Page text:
In 2015, Spotify did a study of listener genre loyalty, which revealed that Heavy Metal fans are the most dedicated to their own genre. It’s no surprise, really- everyone has at least a few metalhead friends who refuse to listen to anything else. And few other genres have as much of a puritan streak when it comes to whether or not the music is “real” or “false,” as far as stylistic rules go. It’s a ravenous scene, and one that has spread to practically every country all over the world.
Around the same time Spotify released their study, four Canadian filmmakers traveled to the Norwegian coastal city of Bergen, to document a once in a lifetime gathering of classic Scandinavian black metal acts (Enslaved, Taake, Old Funeral, and more). The fest was called Blekkmetal. The idea was, as an opening scroll tells us, to gather old heads together with new heads, to bring things back to a “pre-1994” state of mind. As the various subjects tell us, the 90’s were a tense time in the scene, as church burning connected with various black metal bands created a media circus around the genre and its alleged connections to satanic worship. But there was, of course, a lot more to the world than church burning. Enter Blekkmetal. The documentary showcases an event that feels very much like a class reunion. No main interview subject appears to be under the age of forty. Covered in tattoos and piercings, Blekkmetal provides us a window into the live of a number of black metal lifers.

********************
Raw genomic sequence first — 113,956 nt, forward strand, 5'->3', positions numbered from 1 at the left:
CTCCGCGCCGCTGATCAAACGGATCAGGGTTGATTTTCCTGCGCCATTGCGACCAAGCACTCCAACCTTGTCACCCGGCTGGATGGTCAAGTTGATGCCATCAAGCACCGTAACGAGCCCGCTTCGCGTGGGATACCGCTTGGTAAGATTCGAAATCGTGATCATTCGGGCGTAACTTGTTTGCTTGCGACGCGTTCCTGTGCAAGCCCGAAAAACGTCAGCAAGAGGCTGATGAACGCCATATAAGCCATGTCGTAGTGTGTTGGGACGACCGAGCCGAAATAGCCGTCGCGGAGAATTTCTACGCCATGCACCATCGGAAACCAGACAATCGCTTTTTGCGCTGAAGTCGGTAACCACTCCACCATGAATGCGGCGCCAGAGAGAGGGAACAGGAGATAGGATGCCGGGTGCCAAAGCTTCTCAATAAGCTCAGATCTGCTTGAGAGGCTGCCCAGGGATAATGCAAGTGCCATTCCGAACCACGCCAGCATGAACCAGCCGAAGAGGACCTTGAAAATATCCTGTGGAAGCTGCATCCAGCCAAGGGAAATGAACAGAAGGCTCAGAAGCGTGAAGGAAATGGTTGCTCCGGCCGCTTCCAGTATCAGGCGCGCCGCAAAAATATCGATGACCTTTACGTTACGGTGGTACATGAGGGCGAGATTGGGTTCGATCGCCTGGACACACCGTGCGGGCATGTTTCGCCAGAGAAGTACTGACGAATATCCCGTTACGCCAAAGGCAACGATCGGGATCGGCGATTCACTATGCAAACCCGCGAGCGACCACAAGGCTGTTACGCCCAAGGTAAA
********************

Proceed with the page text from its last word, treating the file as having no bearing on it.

One of the great things that Blekkmetal has going for it is a clear sense of structure. After a twenty minute opening period, where we get to know the history of the town of Bergen and its connections to black metal, the music begins. The rest of the doc alternates between a live performance of a song from a different band, and a brief interview or two. We always know what’s coming next. Yet an even greater strength of the film is its crisp, clear digital cinematography. I can’t remember the last music documentary that looked this striking, this pleasant to the eyes.
The live performances look especially riveting. I imagine that director David Hall and fellow producers Vivek Venkatesh, Jason Wallin and Owen Chapman, knew they had to do something special to fuse these performances with cinematic appeal. They employed the use of live illustration, adding texture and flare to the whole affair. Some performances become split screened with gorgeous, trippy sepia toned shots of the town. Some have actual hand drawn recreations of the performances transposed over the footage. And they’re all shot from pretty much the same vantage point- dead center at the front of the stage.